• Activity: Moderate Exercise

Which after submitting presents us with the following results:

  • 2,109 calories per day
  • 14,763 calories per week

From the calculation, our TDEE to maintain weight is 2109 calories per day. Based on the information we entered, this is the amount of calories we would have to consume each day to maintain our current weight.

So it should make clear sense that if we were to go above or below this amount, something would change. The factor that would change is our weight.

How Do I Lose or Gain Weight?

Now that we have calculated our TDEE, we can now align this to our goals. If our goal is to lose weight, then we simply eat below this amount each day. If our goal is to increase our weight, we eat above this amount each day.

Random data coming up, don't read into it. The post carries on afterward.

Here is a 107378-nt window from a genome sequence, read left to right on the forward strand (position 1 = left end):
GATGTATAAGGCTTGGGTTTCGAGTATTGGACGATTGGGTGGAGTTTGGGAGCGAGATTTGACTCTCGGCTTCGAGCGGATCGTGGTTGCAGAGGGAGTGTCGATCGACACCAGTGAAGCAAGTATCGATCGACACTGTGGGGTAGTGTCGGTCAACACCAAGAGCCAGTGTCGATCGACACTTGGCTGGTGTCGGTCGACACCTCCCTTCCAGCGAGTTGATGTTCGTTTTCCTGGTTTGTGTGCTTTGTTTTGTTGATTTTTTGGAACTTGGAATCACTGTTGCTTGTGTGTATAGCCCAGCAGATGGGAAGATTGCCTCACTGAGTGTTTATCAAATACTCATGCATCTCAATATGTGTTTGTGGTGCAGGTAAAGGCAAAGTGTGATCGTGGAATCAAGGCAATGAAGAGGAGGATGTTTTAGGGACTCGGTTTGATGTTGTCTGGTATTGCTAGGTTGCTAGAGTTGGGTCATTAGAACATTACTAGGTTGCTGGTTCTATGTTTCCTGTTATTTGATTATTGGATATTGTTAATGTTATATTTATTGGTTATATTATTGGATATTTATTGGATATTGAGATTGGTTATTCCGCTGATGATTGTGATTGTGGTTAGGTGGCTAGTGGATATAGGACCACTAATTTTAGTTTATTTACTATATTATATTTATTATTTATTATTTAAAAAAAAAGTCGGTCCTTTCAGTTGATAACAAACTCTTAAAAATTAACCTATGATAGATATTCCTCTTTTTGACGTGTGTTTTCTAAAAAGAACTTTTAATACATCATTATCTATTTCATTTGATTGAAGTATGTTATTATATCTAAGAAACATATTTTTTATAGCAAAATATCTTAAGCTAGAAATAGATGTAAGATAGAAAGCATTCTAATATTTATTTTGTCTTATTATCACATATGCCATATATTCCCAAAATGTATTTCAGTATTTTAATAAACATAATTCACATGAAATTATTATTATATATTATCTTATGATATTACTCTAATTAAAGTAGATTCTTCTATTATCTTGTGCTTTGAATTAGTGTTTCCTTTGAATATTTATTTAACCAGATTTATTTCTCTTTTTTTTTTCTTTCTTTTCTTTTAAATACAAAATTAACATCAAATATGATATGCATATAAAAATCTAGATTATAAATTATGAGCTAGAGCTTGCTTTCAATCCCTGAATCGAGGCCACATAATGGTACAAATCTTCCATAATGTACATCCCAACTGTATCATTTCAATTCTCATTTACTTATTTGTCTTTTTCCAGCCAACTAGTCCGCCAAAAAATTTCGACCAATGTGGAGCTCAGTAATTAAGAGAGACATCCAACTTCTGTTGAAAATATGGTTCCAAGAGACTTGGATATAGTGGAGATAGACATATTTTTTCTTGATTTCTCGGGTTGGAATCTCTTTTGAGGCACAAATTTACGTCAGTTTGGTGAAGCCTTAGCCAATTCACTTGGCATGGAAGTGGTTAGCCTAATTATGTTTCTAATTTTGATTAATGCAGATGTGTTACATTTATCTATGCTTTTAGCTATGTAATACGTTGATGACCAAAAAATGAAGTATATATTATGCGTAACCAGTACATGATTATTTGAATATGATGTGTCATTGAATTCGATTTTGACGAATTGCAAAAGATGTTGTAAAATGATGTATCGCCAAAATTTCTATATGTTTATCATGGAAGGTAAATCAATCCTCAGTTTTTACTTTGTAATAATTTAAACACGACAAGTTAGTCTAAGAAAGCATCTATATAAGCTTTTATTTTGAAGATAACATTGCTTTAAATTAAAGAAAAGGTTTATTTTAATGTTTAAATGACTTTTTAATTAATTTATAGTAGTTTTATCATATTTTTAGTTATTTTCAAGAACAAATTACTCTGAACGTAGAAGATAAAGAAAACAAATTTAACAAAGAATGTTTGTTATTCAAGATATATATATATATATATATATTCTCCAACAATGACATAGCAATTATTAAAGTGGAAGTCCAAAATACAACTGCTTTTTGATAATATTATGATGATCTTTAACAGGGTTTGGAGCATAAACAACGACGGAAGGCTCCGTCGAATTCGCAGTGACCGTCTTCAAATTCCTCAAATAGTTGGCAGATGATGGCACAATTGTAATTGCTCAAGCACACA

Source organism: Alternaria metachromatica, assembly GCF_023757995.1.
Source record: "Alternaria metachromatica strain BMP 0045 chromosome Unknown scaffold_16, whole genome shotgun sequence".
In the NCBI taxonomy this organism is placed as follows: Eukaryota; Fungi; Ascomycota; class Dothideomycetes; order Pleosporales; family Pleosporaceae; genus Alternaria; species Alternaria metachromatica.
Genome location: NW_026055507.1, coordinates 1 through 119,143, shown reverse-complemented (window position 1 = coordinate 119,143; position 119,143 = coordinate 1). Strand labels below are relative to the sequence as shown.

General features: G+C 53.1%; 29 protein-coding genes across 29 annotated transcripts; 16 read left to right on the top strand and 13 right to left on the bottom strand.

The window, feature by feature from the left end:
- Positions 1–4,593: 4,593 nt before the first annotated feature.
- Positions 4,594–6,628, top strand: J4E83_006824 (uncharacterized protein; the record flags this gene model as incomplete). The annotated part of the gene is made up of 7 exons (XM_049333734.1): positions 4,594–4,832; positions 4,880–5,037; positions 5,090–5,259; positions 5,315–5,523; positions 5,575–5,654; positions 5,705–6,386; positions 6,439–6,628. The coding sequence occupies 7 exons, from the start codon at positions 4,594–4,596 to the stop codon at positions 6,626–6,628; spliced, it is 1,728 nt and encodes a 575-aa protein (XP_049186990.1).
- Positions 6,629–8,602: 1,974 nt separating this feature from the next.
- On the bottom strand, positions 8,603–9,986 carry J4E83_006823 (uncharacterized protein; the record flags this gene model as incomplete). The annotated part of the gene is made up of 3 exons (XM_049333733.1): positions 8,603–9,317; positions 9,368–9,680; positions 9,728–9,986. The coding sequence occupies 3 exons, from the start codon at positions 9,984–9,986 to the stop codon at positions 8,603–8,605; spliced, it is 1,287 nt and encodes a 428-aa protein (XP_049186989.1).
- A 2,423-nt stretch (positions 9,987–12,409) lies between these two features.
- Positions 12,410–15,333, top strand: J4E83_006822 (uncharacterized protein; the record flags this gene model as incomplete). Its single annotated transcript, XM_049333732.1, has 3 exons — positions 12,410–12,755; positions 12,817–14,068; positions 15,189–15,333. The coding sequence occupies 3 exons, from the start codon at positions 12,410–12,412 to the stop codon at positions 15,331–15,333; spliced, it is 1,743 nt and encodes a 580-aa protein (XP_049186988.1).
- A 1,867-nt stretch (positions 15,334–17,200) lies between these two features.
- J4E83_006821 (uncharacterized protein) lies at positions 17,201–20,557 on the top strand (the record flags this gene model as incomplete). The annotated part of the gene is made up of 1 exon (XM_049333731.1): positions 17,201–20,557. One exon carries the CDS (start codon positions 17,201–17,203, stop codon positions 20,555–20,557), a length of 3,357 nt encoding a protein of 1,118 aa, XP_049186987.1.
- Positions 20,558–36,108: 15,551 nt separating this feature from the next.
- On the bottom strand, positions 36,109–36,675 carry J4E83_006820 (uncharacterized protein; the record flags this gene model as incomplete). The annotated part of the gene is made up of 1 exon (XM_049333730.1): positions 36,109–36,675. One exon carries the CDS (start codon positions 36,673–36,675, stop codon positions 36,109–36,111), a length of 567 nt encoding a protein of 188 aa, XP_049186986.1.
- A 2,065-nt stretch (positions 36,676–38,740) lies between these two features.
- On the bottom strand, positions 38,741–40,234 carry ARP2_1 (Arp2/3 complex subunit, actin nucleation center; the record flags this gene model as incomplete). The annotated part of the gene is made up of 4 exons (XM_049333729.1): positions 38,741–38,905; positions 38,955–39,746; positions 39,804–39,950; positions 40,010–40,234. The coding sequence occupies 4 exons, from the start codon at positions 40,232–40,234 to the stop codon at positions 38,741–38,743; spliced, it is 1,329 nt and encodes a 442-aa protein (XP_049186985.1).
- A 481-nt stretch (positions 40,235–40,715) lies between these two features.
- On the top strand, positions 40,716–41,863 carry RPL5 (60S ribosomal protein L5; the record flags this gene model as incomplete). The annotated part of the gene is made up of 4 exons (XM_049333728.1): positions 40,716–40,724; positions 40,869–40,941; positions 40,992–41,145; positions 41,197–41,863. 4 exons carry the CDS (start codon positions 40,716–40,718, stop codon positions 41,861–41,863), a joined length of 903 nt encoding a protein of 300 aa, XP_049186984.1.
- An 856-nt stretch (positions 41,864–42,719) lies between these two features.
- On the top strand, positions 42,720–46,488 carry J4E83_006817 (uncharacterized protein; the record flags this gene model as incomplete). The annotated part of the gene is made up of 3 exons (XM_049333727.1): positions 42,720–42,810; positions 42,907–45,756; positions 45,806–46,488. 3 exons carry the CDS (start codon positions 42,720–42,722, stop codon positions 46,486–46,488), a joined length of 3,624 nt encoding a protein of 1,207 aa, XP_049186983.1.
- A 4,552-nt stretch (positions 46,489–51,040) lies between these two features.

This is the most important factor in weight loss or gain, it is actually significantly less of a factor as to what you eat, or even necessarily how much, it’s all about the caloric content of our foods.

This message goes for those who wish to gain muscle mass too, you wont do this by eating in a caloric deficit (meaning eating less than your daily calories, or TDEE). To create muscle your body needs fuel to do so, and it’s already burning a bunch of fuel to keep your body running as normal, so it needs additional fuel to increase size.

When our bodies do not have enough fuel to run as normal, it will start looking to reserves for this fuel. This is why we store fat and is the primary reserve your body will start to take fuel from if it is in a caloric deficit. You also lose some muscle along with this, and even more so if you are low on body fat.